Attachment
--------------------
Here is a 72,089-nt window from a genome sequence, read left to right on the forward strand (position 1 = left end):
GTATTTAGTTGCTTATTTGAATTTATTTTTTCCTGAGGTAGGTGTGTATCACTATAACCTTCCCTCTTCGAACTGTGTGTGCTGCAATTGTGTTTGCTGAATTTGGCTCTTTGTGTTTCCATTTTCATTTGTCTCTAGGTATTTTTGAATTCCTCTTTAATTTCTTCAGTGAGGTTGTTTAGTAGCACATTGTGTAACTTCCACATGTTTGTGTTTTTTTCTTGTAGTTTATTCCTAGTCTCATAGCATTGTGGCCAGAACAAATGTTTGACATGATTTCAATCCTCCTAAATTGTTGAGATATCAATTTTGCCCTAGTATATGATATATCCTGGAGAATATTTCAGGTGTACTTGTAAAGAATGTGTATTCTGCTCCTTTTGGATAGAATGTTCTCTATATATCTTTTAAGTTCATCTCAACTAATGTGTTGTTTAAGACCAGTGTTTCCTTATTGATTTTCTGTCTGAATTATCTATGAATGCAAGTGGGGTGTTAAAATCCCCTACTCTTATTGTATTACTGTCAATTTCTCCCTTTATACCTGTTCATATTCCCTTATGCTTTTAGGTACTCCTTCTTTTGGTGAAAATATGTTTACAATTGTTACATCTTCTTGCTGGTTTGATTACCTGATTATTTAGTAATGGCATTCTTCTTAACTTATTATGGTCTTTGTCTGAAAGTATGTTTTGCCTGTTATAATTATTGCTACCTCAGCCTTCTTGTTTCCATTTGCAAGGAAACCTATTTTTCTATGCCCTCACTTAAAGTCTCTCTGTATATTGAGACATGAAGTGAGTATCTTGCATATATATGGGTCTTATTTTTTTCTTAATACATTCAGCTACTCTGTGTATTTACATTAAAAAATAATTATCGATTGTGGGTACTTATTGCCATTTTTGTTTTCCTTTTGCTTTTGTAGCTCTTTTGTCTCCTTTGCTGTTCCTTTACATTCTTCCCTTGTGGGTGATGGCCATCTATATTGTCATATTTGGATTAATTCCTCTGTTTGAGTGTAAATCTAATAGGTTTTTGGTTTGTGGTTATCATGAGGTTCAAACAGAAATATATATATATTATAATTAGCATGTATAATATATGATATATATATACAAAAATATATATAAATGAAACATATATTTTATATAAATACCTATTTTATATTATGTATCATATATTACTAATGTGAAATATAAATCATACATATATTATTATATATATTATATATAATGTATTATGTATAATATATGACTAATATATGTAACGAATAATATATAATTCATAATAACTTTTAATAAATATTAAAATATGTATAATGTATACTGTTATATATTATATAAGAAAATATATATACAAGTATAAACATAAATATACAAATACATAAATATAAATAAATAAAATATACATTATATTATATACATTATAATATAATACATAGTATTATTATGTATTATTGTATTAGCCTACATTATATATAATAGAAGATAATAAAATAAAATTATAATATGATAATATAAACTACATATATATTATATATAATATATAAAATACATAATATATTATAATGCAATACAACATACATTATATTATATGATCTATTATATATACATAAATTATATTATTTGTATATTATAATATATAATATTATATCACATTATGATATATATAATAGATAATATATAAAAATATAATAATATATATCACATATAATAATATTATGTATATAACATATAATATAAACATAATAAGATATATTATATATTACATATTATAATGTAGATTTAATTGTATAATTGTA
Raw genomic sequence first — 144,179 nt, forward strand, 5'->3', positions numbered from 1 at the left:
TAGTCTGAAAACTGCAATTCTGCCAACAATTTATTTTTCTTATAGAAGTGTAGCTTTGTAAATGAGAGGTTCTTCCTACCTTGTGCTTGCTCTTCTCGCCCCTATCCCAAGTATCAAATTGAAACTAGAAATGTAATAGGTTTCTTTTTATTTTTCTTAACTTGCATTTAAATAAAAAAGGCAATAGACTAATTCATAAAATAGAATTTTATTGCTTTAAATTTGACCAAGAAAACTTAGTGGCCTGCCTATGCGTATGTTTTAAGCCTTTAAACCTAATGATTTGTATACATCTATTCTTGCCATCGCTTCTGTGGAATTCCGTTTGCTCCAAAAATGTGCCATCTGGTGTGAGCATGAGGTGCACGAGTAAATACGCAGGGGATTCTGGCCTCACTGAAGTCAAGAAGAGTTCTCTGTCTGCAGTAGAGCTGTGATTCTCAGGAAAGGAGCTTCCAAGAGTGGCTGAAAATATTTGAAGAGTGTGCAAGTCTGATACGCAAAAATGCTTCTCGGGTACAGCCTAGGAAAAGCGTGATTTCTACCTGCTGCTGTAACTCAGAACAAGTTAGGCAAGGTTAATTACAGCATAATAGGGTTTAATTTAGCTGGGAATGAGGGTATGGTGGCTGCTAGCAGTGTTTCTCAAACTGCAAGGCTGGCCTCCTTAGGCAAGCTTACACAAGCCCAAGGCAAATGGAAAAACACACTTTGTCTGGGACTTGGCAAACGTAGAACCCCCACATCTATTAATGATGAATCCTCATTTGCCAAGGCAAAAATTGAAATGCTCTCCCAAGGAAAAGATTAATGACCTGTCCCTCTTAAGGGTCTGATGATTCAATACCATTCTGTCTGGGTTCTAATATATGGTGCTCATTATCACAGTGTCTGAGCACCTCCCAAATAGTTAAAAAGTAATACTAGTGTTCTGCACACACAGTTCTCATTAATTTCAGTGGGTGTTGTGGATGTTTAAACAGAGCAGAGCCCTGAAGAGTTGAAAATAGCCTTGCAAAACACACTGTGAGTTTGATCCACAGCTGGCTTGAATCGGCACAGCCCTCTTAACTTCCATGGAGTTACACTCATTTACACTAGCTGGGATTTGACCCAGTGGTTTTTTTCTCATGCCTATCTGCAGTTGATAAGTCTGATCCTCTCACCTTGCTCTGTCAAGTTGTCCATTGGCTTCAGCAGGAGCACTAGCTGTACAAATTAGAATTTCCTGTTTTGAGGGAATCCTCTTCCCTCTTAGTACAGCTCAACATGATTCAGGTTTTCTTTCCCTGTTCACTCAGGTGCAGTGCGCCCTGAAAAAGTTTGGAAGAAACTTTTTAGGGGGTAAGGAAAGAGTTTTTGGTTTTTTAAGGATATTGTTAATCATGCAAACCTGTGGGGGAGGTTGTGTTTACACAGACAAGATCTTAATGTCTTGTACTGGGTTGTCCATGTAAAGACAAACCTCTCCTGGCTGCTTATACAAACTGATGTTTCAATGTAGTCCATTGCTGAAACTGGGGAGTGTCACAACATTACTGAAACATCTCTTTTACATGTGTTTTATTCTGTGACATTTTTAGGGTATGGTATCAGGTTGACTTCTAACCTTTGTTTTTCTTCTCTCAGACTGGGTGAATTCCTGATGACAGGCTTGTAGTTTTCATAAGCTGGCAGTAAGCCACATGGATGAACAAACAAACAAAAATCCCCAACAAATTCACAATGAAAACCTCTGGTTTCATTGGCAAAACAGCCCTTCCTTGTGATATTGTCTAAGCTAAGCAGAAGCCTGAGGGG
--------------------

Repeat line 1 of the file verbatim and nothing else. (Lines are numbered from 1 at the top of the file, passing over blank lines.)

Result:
Here is a 72,089-nt window from a genome sequence, read left to right on the forward strand (position 1 = left end):